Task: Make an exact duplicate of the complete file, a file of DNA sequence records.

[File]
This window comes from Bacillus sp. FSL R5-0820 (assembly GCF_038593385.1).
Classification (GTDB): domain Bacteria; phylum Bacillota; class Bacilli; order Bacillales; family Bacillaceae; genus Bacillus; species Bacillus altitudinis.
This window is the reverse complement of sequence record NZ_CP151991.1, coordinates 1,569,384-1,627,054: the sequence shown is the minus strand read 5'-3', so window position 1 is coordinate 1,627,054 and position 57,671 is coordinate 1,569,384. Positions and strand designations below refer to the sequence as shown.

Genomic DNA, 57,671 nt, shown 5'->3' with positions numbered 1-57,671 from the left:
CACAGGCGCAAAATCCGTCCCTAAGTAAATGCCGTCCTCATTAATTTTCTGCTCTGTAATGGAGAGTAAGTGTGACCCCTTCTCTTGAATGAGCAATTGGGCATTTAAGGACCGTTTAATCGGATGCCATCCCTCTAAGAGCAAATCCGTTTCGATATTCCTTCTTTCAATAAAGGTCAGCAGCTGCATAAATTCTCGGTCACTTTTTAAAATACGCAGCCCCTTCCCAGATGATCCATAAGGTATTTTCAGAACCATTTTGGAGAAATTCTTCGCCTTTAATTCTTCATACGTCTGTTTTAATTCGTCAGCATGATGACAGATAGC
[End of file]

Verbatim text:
This window comes from Bacillus sp. FSL R5-0820 (assembly GCF_038593385.1).
Classification (GTDB): domain Bacteria; phylum Bacillota; class Bacilli; order Bacillales; family Bacillaceae; genus Bacillus; species Bacillus altitudinis.
This window is the reverse complement of sequence record NZ_CP151991.1, coordinates 1,569,384-1,627,054: the sequence shown is the minus strand read 5'-3', so window position 1 is coordinate 1,627,054 and position 57,671 is coordinate 1,569,384. Positions and strand designations below refer to the sequence as shown.

Genomic DNA, 57,671 nt, shown 5'->3' with positions numbered 1-57,671 from the left:
CACAGGCGCAAAATCCGTCCCTAAGTAAATGCCGTCCTCATTAATTTTCTGCTCTGTAATGGAGAGTAAGTGTGACCCCTTCTCTTGAATGAGCAATTGGGCATTTAAGGACCGTTTAATCGGATGCCATCCCTCTAAGAGCAAATCCGTTTCGATATTCCTTCTTTCAATAAAGGTCAGCAGCTGCATAAATTCTCGGTCACTTTTTAAAATACGCAGCCCCTTCCCAGATGATCCATAAGGTATTTTCAGAACCATTTTGGAGAAATTCTTCGCCTTTAATTCTTCATACGTCTGTTTTAATTCGTCAGCATGATGACAGATAGC